Boris Johnson this morning pointed at Iran for the drones that struck Saudi Arabia’s oil infrastructure, the first time the UK has assigned blame after the attack on 14 September.
Johnson said that Iran was likely responsible for the attack, which took out about half of state producer Saudi Aramco’s oil production, while causing oil prices to rocket.
“The UK is attributing responsibility with a very high degree of probability to Iran for the Aramco attacks. We think it very likely indeed that Iran was indeed responsible,” the Prime Minister said.
Johnson’s finger-pointing comes after both Saudi Arabia and the US blamed Iran for the attack. The US said this weekend it will send “defensive” troops to Saudi Arabia.
“We will be working with our American friends and our European friends to construct a response that tries to deescalate tensions in the Gulf region,” Johnson said.
“Clearly if we are asked, either by the Saudis or by the Americans, to have a role then we will consider in what way we could be useful,” he said.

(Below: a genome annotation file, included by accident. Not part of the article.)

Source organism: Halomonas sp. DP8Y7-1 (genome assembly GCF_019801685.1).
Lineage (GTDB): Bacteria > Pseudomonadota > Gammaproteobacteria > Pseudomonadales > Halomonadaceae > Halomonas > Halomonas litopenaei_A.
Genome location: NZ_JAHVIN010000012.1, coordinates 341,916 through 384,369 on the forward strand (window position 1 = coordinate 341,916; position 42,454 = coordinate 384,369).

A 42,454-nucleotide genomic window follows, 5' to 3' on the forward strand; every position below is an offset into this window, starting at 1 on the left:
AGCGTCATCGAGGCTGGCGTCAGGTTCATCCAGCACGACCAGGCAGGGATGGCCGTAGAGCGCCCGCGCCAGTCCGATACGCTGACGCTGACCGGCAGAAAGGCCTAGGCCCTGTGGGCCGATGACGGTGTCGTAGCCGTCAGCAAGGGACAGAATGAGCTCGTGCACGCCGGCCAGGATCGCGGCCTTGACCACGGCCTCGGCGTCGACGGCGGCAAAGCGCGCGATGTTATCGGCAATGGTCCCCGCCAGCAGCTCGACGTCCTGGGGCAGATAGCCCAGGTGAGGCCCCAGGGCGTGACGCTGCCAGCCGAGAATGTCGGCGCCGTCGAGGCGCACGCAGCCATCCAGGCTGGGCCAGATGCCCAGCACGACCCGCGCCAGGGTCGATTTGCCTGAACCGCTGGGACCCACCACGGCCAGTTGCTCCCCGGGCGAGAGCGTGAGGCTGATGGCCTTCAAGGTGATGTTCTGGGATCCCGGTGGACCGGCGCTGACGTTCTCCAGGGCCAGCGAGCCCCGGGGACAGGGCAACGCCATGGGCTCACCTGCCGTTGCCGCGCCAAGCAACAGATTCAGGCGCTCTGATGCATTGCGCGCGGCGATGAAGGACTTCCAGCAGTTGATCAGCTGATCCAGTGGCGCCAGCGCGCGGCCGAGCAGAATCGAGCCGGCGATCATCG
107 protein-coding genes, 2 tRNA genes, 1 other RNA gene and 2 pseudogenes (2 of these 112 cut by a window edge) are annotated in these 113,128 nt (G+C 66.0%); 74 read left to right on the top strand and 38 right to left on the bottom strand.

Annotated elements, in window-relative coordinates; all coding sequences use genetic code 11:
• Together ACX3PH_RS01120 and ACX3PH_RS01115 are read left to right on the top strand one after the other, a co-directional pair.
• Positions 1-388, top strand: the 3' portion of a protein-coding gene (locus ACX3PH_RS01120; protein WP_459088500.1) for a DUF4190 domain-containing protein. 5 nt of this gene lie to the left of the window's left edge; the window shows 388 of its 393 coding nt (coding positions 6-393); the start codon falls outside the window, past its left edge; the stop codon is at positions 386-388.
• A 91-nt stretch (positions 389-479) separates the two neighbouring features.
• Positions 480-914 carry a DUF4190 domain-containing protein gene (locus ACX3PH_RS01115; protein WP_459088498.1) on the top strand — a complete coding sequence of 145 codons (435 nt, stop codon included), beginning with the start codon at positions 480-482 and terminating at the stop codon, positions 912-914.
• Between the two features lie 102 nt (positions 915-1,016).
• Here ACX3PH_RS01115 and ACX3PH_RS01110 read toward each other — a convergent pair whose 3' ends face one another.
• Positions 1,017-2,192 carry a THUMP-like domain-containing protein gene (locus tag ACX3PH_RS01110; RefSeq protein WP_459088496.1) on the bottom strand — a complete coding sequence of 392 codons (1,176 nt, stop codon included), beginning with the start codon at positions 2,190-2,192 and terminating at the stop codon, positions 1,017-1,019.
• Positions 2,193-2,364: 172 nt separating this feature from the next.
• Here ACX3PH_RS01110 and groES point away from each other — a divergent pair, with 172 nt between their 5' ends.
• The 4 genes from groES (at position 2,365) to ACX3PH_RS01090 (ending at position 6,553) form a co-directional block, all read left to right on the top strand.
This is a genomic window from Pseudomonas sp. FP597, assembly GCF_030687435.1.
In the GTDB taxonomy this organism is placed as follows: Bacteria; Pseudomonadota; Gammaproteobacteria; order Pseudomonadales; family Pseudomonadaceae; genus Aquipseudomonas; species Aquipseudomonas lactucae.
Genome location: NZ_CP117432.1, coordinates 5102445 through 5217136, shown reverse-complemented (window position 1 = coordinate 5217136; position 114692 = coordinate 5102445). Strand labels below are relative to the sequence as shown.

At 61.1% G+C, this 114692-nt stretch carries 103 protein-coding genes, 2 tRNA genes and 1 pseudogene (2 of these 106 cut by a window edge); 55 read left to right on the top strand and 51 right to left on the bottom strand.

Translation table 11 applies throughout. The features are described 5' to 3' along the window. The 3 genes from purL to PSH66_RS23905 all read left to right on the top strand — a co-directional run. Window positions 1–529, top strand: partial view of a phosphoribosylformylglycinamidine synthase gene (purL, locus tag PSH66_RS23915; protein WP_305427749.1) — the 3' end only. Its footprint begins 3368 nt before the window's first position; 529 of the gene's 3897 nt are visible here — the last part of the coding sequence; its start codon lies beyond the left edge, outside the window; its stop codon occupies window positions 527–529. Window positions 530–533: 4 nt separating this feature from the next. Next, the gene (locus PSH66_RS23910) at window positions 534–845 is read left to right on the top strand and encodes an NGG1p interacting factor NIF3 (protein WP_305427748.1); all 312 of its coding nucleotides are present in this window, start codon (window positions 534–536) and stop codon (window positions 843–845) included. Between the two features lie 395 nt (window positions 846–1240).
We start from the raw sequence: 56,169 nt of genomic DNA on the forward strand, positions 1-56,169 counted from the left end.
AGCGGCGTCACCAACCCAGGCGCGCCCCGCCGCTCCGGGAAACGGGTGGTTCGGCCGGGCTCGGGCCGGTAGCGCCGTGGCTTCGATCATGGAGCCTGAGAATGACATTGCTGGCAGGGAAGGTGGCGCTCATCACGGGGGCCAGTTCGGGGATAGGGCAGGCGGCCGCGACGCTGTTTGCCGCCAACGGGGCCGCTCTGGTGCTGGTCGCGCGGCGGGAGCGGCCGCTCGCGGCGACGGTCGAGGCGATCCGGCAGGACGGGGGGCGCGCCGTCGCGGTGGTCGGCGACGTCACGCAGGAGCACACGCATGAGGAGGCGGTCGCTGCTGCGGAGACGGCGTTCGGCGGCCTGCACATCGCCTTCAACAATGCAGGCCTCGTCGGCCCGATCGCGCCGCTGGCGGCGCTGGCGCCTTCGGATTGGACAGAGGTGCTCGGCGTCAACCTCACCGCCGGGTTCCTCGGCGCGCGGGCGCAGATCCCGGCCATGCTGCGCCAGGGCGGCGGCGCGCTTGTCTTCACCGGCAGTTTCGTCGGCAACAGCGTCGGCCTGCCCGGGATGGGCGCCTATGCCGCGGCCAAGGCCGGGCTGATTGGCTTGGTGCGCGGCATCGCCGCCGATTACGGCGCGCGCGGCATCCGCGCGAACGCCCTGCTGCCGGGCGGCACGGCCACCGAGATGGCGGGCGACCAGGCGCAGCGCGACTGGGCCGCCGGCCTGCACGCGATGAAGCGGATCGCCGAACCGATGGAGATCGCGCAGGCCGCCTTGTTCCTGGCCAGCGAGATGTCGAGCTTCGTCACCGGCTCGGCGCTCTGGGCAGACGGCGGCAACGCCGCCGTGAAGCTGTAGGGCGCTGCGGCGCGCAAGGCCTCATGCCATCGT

Iran has in turn shrugged off the blame, saying that the attack came from Yemen’s Houthi fighters, who have been bombed by a Saudi-led coalition for years.
The Houthis, who are backed by Iran, have claimed responsibility for the attack.
However, this morning a British official said that claim was unlikely as the attack was too sophisticated for the group.
“It is implausible it wouldn’t have been authorised by the Iranian government,” they said.
Oil prices skyrocketed as much as 20 per cent in the days after the attack. They have since given back some of those gains as the Saudis said that production will come back online sooner than expected.
As Saudi Arabia is one of the world’s top oil suppliers, the attack wiped out around five per cent of global output.
The price of Brent crude is up around 1.1 per cent this morning.